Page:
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    So what if you had no tuners, but decided to stream everything from the internet to a 'display'. sounds like a service someone shuold be providing by now...
     
  22. codlord

    codlord
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    No, becuase it does not matter what equipment you use only that you need a license if you watch or record TV as it is being shown on TV. So, by their own definition, downloading a program that was shown a week ago would be o.k. without a licence. Streaming a "live" broadcast would not. See here:

    http://www.tvlicensing.co.uk/information/index.jsp
     
  23. Thug

    Thug
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    I have mixed thought on this, although i DO buy my license every year (by DD).

    Firstly, would it be an invasion of privacy by 'looking' into some ones house and seeing what they are watching, similar to looking at what web sites they visit.
    Secondly, that report states that 440,000 people had been caught without a license. It doesnt say how many of these were dealt with or taken to court, but only 'caught'. Does anyone reading this know anyone or know OF anyone who has been 'caught'?

    Where does the money for the license go? Does anyone know? It should be catagorised in your bill to say what happens to it, so you know what your getting for your money.
    i have heard that it goes to the BBC to pay for their services. If this is correct, then i dont see why i should pay it because i dont watch anything provided by the BBC, so dont want their transmission in my home. Imagine getting junk mail through the post, and then having to pay for that mail, and not having any option. Being forced to pay for something you dont want. Its like being held to ransome.


    MATT
     
  24. codlord

    codlord
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    I believe that apart from the several million pounds a year it takes to administer and collect the fees, the rest goes to the BBC for all their radio, TV, internet, digital stuff.

    Yes, but at the end of the day it is just another tax really. Personally I think they should scrap the license fee and just pay from existing taxes - would save millions of pounds a year. But the same could be said of many other fees/taxes. Only way to legitimately not pay for a TV licence is to not watch TV, you just have to put up with threatening letters and inspectors on your doorstep treating you like a criminal - what fun...

    A good site for information on TV Licensing etc:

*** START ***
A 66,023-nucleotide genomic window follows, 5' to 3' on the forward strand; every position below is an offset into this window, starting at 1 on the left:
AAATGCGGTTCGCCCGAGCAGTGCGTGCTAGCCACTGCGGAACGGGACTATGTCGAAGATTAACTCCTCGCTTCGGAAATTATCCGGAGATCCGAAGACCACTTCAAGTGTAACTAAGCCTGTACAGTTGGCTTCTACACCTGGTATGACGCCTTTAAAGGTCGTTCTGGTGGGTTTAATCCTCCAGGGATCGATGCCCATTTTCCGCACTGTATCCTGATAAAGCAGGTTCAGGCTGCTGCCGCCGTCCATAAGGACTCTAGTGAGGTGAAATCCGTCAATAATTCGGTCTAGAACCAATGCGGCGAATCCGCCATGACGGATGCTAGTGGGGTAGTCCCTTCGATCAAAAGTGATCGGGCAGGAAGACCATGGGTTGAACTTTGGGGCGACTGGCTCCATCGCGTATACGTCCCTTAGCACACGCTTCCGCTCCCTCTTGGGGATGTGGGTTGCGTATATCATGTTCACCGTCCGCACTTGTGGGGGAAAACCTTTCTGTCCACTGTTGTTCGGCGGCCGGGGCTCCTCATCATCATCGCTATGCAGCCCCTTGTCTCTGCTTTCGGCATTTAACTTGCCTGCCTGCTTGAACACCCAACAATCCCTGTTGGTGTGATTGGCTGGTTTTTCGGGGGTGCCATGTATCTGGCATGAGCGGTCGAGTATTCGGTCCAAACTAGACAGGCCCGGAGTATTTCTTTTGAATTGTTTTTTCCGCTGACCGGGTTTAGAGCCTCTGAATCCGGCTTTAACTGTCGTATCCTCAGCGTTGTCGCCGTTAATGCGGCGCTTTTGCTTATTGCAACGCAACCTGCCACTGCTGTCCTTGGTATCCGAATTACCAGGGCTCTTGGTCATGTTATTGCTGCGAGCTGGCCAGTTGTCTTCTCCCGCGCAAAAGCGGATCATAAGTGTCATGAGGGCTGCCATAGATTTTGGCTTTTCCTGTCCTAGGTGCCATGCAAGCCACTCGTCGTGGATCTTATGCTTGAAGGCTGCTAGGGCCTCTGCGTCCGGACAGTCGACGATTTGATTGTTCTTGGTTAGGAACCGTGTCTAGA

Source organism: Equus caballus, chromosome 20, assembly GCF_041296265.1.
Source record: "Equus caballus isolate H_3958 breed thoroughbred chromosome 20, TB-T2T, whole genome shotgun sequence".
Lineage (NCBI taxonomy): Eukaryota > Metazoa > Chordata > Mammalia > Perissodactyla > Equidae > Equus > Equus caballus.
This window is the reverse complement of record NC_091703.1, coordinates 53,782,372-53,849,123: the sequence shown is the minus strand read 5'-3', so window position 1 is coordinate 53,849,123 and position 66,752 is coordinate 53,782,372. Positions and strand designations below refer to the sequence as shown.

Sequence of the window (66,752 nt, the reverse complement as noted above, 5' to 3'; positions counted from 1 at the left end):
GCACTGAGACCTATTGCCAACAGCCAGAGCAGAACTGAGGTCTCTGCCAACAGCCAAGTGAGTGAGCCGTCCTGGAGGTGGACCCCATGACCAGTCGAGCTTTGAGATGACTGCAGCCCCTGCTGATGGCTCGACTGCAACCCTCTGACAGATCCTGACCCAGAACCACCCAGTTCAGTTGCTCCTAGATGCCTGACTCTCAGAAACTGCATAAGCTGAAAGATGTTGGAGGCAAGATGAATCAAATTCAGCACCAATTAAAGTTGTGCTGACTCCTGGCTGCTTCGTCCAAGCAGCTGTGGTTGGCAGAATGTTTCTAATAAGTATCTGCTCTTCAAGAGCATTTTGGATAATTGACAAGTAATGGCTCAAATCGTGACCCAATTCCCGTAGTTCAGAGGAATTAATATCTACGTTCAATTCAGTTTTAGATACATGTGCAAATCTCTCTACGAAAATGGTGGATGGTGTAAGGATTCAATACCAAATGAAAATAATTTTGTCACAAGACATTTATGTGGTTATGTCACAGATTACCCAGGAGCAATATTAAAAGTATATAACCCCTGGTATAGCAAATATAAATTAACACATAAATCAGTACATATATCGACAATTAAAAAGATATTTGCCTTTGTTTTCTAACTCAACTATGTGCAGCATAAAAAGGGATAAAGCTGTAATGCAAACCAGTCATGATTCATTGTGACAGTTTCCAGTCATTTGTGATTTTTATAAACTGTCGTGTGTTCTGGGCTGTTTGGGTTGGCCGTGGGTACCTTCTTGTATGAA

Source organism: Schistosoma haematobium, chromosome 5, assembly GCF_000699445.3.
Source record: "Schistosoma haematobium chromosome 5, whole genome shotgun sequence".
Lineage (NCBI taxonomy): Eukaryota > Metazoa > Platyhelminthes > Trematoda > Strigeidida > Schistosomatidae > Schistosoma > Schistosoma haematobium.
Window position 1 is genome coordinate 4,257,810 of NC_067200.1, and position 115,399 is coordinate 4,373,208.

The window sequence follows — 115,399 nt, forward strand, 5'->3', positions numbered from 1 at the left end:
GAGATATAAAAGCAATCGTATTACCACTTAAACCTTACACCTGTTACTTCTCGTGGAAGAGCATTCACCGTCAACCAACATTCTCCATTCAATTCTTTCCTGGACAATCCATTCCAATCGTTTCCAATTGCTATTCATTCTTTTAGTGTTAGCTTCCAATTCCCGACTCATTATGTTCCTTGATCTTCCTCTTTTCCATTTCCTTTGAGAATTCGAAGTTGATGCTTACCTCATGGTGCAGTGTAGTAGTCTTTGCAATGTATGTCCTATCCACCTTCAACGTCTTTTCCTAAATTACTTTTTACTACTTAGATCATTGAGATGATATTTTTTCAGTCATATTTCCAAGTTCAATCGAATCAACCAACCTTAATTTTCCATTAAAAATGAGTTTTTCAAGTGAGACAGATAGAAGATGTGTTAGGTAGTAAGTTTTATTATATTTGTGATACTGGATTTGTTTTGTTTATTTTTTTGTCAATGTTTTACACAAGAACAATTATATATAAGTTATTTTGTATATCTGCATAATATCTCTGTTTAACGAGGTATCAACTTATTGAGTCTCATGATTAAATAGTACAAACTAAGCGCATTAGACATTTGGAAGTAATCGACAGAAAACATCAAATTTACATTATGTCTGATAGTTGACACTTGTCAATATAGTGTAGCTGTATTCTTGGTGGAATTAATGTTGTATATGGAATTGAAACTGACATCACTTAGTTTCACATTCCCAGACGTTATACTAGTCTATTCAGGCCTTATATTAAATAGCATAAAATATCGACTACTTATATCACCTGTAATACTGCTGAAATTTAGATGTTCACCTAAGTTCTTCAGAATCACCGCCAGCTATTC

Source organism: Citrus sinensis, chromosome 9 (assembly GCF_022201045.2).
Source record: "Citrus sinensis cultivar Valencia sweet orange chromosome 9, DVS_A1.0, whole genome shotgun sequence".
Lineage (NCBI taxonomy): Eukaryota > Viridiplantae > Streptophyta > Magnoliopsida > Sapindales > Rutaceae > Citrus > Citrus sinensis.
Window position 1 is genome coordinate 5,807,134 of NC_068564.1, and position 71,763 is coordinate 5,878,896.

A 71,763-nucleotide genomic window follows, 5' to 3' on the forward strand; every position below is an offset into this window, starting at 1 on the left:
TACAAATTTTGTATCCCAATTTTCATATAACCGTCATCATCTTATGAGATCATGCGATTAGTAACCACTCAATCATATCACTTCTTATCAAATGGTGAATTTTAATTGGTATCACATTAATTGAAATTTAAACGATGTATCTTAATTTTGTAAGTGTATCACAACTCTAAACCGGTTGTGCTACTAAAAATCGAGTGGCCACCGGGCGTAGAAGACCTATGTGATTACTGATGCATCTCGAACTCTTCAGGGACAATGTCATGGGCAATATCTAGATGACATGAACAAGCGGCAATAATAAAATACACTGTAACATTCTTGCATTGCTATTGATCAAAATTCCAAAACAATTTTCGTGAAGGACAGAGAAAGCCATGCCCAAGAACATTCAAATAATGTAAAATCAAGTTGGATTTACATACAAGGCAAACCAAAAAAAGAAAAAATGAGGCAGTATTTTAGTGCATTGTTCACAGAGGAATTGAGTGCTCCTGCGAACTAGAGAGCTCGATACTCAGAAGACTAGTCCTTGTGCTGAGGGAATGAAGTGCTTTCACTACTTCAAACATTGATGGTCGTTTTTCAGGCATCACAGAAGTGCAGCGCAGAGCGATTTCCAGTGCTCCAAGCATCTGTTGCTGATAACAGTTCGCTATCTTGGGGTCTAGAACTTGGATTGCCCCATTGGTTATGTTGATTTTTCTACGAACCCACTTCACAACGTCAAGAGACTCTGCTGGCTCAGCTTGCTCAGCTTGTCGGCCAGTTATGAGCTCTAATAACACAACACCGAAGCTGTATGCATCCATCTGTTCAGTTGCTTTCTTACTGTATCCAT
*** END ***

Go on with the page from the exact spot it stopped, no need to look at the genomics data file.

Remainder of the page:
http://www.marmalade.net/lime/
     
  25. ScoobyDoo555

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    Even though you don't want BBC-stuff in your house, the Beeb also have alot of 3rd party production houses that generate material for worldwide distribution (not under the BBC badge)...... this is also where the license fee goes.......

    But it has always intrigued me as to how the whole detction thing works, regardless of the fact that I havea license :)

    What really interests me is the potential requirement for scrapping the license fee in favour of a PAYG scheme for the BBC services - would be much fairer too......

    Fat chance that it will happen, even in my life time ;) :D

    Dan
     
  26. Mickey G

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    I know a couple who have a TV but no tuner/aerial and they don't pay the license. They had someone come round and check it all out.

    I personally think it should be scrapped. It must be expensive to collect, lot's of people dont pay it, we have to pay for content that we're not interested in.

    I'm not against public broadcasting, just the way the tax is administered.
     
  27. dibdab

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    I always thought the TV van thing was myth, i can honestly say i have never seen one in my 29 years of life.

    Mind you i have lived on estates for most of that so maybe they don't bother as it's harder for them to detect.
     
  28. codlord

    codlord
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    I think you are right, they can't/don't detect, they simply threaten all addresses without a valid licence with prosecution and if they don't get any joy from that they send an inspector to try and scare the resident into action. This is regardless of what the resident may or may not have in the way of tv equipment.

    Personally I have nothing in my house even capable of recieving TV but I still get hounded on a regular basis.
     
  29. gd2

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    The first letter I recieved at my new house was from tv licensing and at the time I didn't even own a TV! It was a new build and the road still isn't on the map! To those who think the TV licence should be scrapped just consider that you're pocket is also £300 a year lighter in what you pay through ads to ITV!
     
  30. dibdab

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    It should be scrapped i don't wish to pay ****s like terry wogan and that woss bloke a million plus a year for being a tv presenter.

    How do i pay £300 a year to ITV?